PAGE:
In a recent ULI webinar, a panel of experts discussed the dynamics of the Asia Pacific’s fast-growing market for environmental, social, and governance (ESG) related debt. While the growth of the green finance market regionally still lags that in Europe, the pace of adoption is picking up rapidly.

Green lending can be tied to a variety of issues ranging from housing affordability to diversity and inclusion in corporate boardrooms. The biggest investment theme by far, however, relates to the environment, and in particular projects that address climate change.


One key factor, according to James Arnold, head of the Global Subsidiaries Group at Citibank, is that more than 30 percent of banks globally have adopted the U.N. Principles for Responsible Banking. These require banks to impose an ESG lens on their lending decisions.

In addition, more investment funds are embracing standards such as the U.N. Principles for Responsible Investment [UNPRI], another set of guidelines for ESG-compliant investment. The principles set out a variety of best practices, including screening out potential investment portfolios with the worst ESG profiles, creating ESG scorecards for portfolio construction, and the use of activist strategies to challenge the management of companies in which investors hold shares.

On the regulatory side, some jurisdictions are trying to encourage the uptake of sustainable finance by increasing the transparency of local deal flow and opportunities. The Hong Kong stock exchange’s STAGE platform, for example, offers a voluntary repository of sustainable financial products that specify the number and types of green bonds issued by listed companies, together with details of structures and performance.

For borrowers, the main incentive is obvious—green finance is generally cheaper than conventional borrowing (i.e., it has a “greenium”). According to Arnold, “[Greeniums] vary by industry and tenor, but there is empirical evidence that companies accessing the bond or debt markets using a sustainable instrument can reduce cost of capital by using green or sustainable formats.”

Traditionally, green financing has adopted a “use of proceeds” structure, meaning that it is earmarked for use in a particular project such as renewable energy or affordable housing. In practice, however, a lack of flexibility in the use-of-proceeds approach has led to the emergence of “Sustainability KPI-linked” bonds and loans. These typically involve a company setting a series of ESG-related KPIs linked to their business that are measured annually.

Funds raised on this basis can be applied for general corporate purposes, with the coupon payable adjusted upward or downward each year depending on KPI performance. As a result, according to Ellie Tang, head of sustainability at Hong Kong developer New World Development [NWD]: “We’ve been able to standardize more of our ESG integration practices across business units, meaning we no longer have to look at certified green buildings or other sustainable initiatives as standalone practices, they’re just part of our day-to-day DNA. This gives us an entry point to look at more opportunities from sustainability-linked loans.”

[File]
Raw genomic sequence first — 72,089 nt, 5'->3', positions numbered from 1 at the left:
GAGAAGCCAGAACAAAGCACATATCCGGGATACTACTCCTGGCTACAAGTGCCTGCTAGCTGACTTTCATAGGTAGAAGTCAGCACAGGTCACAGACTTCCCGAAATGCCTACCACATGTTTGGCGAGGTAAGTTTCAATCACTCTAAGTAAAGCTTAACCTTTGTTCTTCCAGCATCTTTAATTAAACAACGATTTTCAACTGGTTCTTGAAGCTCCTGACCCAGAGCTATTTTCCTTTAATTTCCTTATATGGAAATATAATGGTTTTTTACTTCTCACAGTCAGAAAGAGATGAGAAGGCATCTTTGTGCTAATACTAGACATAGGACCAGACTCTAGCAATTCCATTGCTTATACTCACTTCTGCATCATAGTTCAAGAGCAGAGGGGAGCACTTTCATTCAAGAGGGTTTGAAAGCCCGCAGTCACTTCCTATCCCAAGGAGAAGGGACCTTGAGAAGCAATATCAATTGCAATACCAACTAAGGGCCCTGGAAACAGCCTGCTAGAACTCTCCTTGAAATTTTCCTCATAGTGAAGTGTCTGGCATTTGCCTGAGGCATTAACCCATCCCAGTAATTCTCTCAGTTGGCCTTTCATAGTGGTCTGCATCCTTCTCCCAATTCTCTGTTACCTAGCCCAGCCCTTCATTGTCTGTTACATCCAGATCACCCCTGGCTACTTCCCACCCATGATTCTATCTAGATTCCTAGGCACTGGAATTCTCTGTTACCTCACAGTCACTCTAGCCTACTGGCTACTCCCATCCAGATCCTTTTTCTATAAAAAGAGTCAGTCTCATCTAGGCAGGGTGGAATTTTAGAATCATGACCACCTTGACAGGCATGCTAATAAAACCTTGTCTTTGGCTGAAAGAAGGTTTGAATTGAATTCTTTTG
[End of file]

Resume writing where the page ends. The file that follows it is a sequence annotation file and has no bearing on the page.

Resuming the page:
NWD issued the world’s first U.S. dollar–denominated real estate developer sustainability-linked bond early in 2021. The issue was six times oversubscribed, with 80 percent of investors being funds or global insurers with an ESG mandate, according to Tang.

The growing momentum behind green finance has been reinforced by a significant number of institutional investors in Europe that have adopted ambitious ESG goals. This is partly because their clients are demanding lower carbon intensity and partly because of the impact of green finance on portfolio risk/return dynamics.

According to Jonathan Waite, Asia Pacific responsible investment and commerce manager at APG Asset Management: “We have a target to reduce carbon emissions of our portfolio by 40 percent by 2024 [from 2016 levels]. From a real estate perspective, we’ve therefore doubled the number of green building certifications that we have, and we’re looking to invest more in the green economy generally.”

One area where Europe continues to lead other parts of the world is the impact of new legislation requiring compliance with rules that will deliver a future of net-zero carbon emissions. According to Waite: “Every week there’s new legislation we need to comply with, and also a huge push, through frameworks like the E.U. taxonomy, to define what is sustainable and what can be sustainable.”

In particular, these new rules aim to counter “greenwashing,” a practice in which borrowers dress up projects to appear environmentally friendly in order to obtain favorable financing terms.

While the commitment to addressing climate change in the Asia Pacific region is still in its infancy, the writing is now on the wall, given especially how exposed many European cities are to its impact. As Citibank’s Arnold observes: “My view is that over time we will gravitate to a situation where just about all financing will have some ESG overhang—it will become the norm because of the way regulators are starting to demand disclosure and transparency.”

Ultimately, the need to comply with net-zero-carbon standards will drive both asset managers and developers to work out how to achieve that and what standard they align with. According to Arnold: “I see it getting really technical around this issue, but the question about net zero [carbon] is not there anymore—it’s just how and when.”